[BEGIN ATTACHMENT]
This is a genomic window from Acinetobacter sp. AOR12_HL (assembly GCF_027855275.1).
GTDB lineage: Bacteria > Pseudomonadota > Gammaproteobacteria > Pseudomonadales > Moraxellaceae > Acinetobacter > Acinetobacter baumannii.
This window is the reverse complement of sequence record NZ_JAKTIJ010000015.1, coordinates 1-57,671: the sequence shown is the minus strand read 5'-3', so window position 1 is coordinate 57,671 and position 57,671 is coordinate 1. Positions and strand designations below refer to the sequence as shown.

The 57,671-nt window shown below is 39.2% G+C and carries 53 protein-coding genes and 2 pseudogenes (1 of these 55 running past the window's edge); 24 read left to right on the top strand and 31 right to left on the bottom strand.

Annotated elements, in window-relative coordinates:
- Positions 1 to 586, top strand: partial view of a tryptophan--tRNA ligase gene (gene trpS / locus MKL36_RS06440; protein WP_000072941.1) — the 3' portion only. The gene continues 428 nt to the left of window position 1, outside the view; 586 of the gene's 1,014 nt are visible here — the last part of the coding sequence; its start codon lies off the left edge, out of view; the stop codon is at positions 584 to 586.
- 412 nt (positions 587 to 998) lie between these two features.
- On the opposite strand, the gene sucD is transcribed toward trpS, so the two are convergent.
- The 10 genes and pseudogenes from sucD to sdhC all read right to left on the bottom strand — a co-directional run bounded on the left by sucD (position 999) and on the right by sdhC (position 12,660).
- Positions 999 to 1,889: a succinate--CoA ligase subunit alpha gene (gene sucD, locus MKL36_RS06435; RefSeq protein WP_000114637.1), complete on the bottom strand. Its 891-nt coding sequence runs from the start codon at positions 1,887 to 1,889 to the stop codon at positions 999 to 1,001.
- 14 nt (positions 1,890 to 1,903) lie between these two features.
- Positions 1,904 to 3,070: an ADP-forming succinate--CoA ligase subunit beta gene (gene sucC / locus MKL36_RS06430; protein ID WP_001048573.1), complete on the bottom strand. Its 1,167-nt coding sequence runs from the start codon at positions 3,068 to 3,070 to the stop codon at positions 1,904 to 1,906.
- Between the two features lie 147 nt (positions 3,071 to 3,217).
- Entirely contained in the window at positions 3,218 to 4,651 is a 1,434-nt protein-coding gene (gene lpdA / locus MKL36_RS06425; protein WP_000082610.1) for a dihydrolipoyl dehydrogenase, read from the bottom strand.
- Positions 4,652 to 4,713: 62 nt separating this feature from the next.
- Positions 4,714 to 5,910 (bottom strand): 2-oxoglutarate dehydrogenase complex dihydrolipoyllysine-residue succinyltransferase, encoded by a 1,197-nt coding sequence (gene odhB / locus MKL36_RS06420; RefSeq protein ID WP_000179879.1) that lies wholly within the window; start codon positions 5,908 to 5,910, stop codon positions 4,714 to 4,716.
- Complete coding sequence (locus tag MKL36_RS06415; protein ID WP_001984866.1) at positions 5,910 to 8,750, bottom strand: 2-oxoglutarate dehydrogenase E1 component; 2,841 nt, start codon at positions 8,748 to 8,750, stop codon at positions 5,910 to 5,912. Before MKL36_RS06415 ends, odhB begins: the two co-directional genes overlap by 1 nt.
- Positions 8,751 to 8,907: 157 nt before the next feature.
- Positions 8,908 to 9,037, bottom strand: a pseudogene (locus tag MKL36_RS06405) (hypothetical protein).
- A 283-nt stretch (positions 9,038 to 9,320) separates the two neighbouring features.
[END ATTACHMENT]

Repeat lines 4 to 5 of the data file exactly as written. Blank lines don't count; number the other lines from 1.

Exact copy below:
The 57,671-nt window shown below is 39.2% G+C and carries 53 protein-coding genes and 2 pseudogenes (1 of these 55 running past the window's edge); 24 read left to right on the top strand and 31 right to left on the bottom strand.

Annotated elements, in window-relative coordinates: